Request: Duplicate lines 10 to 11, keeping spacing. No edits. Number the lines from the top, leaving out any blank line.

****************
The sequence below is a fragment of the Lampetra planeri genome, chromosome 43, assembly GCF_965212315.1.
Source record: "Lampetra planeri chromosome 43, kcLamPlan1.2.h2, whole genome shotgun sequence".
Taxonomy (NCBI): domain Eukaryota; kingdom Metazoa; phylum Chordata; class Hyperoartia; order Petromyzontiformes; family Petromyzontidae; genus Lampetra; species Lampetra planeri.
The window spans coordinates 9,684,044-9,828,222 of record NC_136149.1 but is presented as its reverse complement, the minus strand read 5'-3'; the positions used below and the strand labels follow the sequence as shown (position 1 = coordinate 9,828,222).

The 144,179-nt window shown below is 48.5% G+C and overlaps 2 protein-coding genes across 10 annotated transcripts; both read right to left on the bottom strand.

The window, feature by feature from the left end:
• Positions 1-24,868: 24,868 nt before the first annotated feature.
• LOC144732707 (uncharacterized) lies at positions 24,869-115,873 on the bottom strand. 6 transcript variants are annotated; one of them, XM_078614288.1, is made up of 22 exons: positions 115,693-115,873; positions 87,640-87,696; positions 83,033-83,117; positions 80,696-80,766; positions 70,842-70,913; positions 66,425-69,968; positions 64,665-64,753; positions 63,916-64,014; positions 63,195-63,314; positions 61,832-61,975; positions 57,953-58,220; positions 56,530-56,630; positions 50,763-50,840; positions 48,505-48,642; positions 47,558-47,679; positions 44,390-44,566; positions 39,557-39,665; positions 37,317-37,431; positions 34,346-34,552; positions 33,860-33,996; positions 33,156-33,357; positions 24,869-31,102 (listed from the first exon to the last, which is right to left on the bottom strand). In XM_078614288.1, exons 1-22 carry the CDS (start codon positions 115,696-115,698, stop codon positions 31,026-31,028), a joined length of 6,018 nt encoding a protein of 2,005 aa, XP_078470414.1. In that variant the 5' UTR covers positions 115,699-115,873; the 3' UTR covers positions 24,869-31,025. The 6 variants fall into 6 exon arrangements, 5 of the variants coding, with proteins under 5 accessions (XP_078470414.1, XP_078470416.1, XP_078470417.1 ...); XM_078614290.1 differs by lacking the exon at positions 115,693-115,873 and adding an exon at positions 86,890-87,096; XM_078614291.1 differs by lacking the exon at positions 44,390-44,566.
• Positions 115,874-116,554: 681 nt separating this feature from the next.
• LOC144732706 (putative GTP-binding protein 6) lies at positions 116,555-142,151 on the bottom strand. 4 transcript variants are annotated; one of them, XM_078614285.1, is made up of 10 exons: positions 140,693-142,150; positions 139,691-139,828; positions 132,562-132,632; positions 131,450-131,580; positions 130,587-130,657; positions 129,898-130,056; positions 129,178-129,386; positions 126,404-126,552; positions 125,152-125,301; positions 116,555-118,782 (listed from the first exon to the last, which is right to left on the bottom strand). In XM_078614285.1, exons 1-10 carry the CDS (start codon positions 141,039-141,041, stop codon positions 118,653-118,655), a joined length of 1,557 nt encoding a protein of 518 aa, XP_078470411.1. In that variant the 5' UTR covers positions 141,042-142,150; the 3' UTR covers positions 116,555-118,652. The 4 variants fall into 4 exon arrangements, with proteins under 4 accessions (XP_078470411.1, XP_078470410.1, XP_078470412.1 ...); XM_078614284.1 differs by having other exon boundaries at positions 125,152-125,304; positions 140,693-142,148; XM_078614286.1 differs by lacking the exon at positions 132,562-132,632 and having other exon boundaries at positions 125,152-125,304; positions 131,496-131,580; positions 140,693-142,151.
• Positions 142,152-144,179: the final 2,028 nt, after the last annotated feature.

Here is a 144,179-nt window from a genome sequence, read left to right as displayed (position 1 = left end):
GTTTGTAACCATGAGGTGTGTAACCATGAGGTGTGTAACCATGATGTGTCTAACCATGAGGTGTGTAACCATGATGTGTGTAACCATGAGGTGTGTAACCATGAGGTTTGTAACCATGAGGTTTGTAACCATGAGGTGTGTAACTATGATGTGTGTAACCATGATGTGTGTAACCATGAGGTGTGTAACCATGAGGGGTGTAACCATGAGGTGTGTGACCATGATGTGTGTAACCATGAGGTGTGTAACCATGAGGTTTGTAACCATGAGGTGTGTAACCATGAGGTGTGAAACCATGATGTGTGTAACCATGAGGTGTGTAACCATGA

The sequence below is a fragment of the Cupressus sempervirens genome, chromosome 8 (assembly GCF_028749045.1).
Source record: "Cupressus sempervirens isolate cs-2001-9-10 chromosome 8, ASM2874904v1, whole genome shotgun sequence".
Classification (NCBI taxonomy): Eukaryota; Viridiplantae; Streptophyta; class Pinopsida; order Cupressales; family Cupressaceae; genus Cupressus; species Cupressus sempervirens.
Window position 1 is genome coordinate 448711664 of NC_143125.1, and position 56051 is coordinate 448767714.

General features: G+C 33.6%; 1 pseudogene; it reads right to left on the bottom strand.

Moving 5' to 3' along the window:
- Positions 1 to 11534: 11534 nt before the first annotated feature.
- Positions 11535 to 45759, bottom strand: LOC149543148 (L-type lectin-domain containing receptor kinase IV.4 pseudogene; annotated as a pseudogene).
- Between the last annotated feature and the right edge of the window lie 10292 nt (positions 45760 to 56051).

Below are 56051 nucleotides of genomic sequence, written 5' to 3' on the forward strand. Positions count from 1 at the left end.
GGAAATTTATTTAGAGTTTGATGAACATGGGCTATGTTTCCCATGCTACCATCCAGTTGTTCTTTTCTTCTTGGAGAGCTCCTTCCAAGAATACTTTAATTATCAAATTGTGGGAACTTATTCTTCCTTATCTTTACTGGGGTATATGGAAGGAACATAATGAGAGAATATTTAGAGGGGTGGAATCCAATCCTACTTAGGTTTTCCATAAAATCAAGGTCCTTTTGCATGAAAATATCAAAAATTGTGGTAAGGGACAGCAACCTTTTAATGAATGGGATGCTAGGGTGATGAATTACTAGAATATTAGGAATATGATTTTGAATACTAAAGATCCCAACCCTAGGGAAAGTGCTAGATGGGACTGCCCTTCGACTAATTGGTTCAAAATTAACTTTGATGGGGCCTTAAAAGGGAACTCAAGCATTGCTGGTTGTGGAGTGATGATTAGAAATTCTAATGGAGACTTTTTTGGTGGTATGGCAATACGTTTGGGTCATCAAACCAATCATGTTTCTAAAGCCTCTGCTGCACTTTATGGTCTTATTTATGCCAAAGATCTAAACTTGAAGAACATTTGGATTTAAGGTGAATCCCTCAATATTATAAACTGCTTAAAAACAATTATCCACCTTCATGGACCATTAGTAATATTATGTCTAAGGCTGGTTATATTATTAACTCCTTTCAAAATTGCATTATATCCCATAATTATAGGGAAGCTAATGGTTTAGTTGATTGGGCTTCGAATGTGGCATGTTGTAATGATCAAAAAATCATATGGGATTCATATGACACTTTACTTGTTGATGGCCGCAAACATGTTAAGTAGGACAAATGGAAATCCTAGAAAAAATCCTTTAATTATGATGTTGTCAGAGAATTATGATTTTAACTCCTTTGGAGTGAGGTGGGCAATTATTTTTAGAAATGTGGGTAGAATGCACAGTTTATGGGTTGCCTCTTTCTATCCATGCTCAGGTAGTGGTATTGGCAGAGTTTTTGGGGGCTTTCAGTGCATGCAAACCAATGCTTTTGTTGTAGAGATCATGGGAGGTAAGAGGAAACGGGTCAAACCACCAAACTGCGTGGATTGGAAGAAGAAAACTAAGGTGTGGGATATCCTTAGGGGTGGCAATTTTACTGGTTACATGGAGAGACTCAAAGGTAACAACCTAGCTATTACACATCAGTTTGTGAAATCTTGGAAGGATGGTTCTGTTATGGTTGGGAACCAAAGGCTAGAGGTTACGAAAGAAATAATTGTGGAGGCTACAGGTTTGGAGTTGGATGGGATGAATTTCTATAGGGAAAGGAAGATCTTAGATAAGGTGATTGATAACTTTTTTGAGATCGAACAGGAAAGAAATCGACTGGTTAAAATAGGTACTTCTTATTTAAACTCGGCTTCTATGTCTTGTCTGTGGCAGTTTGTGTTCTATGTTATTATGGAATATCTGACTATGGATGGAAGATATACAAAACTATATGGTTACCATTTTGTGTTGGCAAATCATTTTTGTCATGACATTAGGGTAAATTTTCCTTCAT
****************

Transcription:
• LOC144732706 (putative GTP-binding protein 6) lies at positions 116,555-142,151 on the bottom strand. 4 transcript variants are annotated; one of them, XM_078614285.1, is made up of 10 exons: positions 140,693-142,150; positions 139,691-139,828; positions 132,562-132,632; positions 131,450-131,580; positions 130,587-130,657; positions 129,898-130,056; positions 129,178-129,386; positions 126,404-126,552; positions 125,152-125,301; positions 116,555-118,782 (listed from the first exon to the last, which is right to left on the bottom strand). In XM_078614285.1, exons 1-10 carry the CDS (start codon positions 141,039-141,041, stop codon positions 118,653-118,655), a joined length of 1,557 nt encoding a protein of 518 aa, XP_078470411.1. In that variant the 5' UTR covers positions 141,042-142,150; the 3' UTR covers positions 116,555-118,652. The 4 variants fall into 4 exon arrangements, with proteins under 4 accessions (XP_078470411.1, XP_078470410.1, XP_078470412.1 ...); XM_078614284.1 differs by having other exon boundaries at positions 125,152-125,304; positions 140,693-142,148; XM_078614286.1 differs by lacking the exon at positions 132,562-132,632 and having other exon boundaries at positions 125,152-125,304; positions 131,496-131,580; positions 140,693-142,151.
• Positions 142,152-144,179: the final 2,028 nt, after the last annotated feature.